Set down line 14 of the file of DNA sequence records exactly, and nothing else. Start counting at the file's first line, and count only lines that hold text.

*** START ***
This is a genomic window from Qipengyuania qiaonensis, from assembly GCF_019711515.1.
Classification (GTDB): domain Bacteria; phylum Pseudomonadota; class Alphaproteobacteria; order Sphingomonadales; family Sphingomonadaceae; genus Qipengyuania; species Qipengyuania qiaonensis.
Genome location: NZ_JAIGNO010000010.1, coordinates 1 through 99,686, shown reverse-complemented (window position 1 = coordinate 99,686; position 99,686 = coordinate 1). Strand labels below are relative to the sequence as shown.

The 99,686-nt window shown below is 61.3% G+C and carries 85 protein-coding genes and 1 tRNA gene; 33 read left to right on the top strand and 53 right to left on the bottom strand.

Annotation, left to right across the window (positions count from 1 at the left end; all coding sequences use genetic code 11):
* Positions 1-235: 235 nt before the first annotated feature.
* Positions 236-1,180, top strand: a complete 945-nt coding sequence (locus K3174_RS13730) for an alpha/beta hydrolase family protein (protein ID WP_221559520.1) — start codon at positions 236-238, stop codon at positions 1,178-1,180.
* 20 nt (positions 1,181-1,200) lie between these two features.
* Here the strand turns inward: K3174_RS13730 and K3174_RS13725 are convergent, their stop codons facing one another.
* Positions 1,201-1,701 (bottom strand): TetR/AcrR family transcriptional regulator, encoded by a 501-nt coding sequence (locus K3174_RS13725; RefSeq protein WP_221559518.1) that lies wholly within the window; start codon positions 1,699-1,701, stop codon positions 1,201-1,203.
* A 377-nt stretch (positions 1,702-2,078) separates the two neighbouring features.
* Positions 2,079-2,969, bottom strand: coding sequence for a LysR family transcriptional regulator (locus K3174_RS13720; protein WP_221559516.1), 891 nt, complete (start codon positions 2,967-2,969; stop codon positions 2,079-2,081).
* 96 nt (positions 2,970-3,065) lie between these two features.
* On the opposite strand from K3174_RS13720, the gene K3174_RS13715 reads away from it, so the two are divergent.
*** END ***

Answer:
* On the opposite strand from K3174_RS13720, the gene K3174_RS13715 reads away from it, so the two are divergent.